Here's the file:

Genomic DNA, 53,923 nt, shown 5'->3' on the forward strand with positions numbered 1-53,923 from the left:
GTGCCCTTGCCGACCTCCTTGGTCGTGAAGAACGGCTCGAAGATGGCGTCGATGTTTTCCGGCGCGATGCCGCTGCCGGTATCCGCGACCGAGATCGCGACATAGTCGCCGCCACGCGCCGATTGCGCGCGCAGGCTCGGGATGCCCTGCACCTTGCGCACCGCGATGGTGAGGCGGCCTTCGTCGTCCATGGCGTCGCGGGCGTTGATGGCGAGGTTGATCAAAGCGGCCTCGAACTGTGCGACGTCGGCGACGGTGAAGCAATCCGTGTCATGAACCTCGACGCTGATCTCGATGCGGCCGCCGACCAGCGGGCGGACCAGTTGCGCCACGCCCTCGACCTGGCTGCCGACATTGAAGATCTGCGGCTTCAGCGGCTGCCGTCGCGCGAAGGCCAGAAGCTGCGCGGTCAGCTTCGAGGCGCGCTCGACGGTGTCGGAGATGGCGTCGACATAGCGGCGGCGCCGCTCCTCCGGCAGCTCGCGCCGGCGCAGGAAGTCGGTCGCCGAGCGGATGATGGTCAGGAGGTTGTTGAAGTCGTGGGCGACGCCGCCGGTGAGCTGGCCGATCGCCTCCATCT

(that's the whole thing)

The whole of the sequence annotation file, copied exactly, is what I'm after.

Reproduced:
Genomic DNA, 53,923 nt, shown 5'->3' on the forward strand with positions numbered 1-53,923 from the left:
GTGCCCTTGCCGACCTCCTTGGTCGTGAAGAACGGCTCGAAGATGGCGTCGATGTTTTCCGGCGCGATGCCGCTGCCGGTATCCGCGACCGAGATCGCGACATAGTCGCCGCCACGCGCCGATTGCGCGCGCAGGCTCGGGATGCCCTGCACCTTGCGCACCGCGATGGTGAGGCGGCCTTCGTCGTCCATGGCGTCGCGGGCGTTGATGGCGAGGTTGATCAAAGCGGCCTCGAACTGTGCGACGTCGGCGACGGTGAAGCAATCCGTGTCATGAACCTCGACGCTGATCTCGATGCGGCCGCCGACCAGCGGGCGGACCAGTTGCGCCACGCCCTCGACCTGGCTGCCGACATTGAAGATCTGCGGCTTCAGCGGCTGCCGTCGCGCGAAGGCCAGAAGCTGCGCGGTCAGCTTCGAGGCGCGCTCGACGGTGTCGGAGATGGCGTCGACATAGCGGCGGCGCCGCTCCTCCGGCAGCTCGCGCCGGCGCAGGAAGTCGGTCGCCGAGCGGATGATGGTCAGGAGGTTGTTGAAGTCGTGGGCGACGCCGCCGGTGAGCTGGCCGATCGCCTCCATCT